The current Iraqi war has the government again launching a Public Relations campaign. Now the word “terrorism” is constantly being spun in the media as a threat to “freedom.” According to the media, terrorists seem to be everywhere. Opposing this war could get you labeled as a traitor. You may get called a “conspiracy theorist” if you question the government’s explanation of the events leading to this war.

Elections are handled exclusively by the media. The candidate that invests the largest amount of money or wages the best Public Relations campaign wins. How qualified is the candidate? No one knows. The government can save a lot of election expenses by just appointing Paris Hilton as president and Jay Leno as vice-president. This result would be equivalent to that of the actual elected candidates in the next election. The people are controlled by spin initiated by powerful corporate aliens controlling the media. Spin requires a candidate to always look good, but ignores the candidate’s actual ability to do his or her job efficiently. No candidate, however qualified, can win without a lot of money to buy spin campaigns. Candidates are just faces and personalities that distract the masses and really may have very little of the skills needed to run the government. There seems to be an “invisible government” as Bernays said that is the true ruling power.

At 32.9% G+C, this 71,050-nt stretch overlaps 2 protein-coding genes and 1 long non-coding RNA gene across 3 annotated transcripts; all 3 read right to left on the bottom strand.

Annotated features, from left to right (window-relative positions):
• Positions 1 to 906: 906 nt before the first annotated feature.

In order to have a true election, media must be left out of the election process. I believe that this is possible, but will not occur anytime soon for obvious reasons. Logic, not unconscious impulse must guide our choices.